I’m so excited for you guys to see the premiere episode of my new show “Wild Food” on Destination! It was such an intense adventure, and two years of work to get to this moment. As a reminder:
Saturday, June 23, 2018
10pm ET/9pm CT
One of the greatest experiences while filming was learning to bowfish for the first time. I learned from a woman first of all, Jill Zednick, which was such a treat since it’s rare I get that opportunity. And she was a World Record holder at that! I thought I would share with you some Lessons From My First Time Bowfishing so that you can hopefully take on this adventure one of these days. Want to experience it with me? Join my New Orleans Adventure Getaway this fall and relive the experiences in the episode!
Lessons From My First Time Bowfishing:
Why It Happens at Night
Bowfishing happens at nighttime because it is easier to see through the water and find the fish. In a place like Louisiana, the waters are brackish which means they can be cloudy — one more reason to give yourself the advantage by doing it at night.
It’s A Skill, Not A Game of Chance
One of the reasons I liked it was that we were not putting a fishing poll out into the water and waiting to see what we got, only to find it wasn’t something we wanted. Inevitably that happens with fish, and there is something about catch and release that just bothers me, if feels like playing with your food. With bowfishing, you are choosing your fish. You see it in the water, decide it is one you want, and you go for it. That seems like intentional harvesting of your dinner to me.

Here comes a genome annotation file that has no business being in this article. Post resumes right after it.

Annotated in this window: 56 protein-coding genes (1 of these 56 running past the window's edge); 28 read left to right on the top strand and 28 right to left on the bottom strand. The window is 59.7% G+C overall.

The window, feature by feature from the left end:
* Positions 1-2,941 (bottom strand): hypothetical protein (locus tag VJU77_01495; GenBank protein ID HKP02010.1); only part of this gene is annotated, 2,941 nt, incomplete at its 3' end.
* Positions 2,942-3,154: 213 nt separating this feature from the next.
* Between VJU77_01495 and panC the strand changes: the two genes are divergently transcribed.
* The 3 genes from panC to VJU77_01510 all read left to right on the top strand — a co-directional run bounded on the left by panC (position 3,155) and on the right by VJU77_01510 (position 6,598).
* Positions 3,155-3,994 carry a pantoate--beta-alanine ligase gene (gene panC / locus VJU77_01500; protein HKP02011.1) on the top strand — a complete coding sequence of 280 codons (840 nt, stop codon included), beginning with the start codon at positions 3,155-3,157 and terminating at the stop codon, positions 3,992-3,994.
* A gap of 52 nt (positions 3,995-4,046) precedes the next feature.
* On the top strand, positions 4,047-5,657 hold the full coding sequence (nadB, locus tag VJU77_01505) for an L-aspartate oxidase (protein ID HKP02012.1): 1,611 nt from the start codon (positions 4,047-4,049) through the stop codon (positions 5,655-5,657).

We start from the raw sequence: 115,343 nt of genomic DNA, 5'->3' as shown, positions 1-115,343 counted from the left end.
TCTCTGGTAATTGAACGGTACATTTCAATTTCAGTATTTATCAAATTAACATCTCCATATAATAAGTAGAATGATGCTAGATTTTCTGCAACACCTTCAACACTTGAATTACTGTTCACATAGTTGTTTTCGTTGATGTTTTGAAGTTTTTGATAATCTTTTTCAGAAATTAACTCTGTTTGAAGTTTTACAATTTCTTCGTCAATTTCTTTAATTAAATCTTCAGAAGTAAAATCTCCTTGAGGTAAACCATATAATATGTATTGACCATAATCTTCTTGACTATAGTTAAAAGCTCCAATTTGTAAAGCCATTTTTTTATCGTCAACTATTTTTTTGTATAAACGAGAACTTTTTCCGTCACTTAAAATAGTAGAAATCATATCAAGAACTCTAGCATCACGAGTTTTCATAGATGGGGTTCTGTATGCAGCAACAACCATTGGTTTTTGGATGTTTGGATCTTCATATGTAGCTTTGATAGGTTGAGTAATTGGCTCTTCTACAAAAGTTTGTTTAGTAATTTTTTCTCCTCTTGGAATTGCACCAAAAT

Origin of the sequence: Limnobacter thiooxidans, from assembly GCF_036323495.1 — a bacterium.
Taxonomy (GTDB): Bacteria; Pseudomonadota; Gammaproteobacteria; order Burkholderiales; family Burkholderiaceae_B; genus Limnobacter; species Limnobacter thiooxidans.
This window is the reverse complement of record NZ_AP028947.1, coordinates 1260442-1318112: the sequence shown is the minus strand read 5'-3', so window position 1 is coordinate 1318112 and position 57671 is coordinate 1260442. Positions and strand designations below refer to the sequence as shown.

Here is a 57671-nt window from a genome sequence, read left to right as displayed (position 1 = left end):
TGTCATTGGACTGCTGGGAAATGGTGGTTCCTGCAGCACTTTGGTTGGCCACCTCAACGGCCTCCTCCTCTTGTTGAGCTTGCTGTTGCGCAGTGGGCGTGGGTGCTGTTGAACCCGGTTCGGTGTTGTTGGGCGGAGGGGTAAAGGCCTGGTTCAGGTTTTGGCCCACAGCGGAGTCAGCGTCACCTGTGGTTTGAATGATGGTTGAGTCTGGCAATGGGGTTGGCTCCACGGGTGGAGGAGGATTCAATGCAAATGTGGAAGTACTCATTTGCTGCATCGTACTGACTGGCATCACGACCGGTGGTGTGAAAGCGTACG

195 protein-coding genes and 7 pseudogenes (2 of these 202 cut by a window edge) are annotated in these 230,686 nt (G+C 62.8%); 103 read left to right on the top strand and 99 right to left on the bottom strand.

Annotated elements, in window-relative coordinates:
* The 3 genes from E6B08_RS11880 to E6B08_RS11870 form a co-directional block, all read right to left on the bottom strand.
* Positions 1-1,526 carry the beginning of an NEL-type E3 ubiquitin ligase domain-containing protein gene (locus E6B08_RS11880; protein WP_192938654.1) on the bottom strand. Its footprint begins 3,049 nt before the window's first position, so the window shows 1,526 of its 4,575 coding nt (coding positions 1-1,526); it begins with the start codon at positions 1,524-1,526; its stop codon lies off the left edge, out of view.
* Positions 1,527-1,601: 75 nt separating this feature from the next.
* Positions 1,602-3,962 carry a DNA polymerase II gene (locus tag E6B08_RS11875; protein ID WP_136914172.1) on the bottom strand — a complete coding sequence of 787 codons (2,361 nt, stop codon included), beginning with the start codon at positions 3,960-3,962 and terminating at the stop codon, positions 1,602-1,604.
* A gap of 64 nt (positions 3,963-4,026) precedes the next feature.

You Must Understand Optical Illusion
When you are aiming into the water there is an optical illusion that makes the fish seem farther up than it actually is. You have to adjust the aim of your bow lower to compensate for this. That makes it really challenging and a fair hunt.
You Have to Work As A Team
This is not a game of solo serenity on the waters. You need friends to go out there with you who can help you reel it in. A huge alligator gar, for example, can be extremely heavy, and you often need to hit it with two bows in order to pull it onto the boat. You also need a boat driver who knows what they are doing and who can shine a light on your target. A great seasoned bowfisher like the one you will see on the show will be able to tell where the fish are just by looking at the ripples in the water. Now THAT is talent.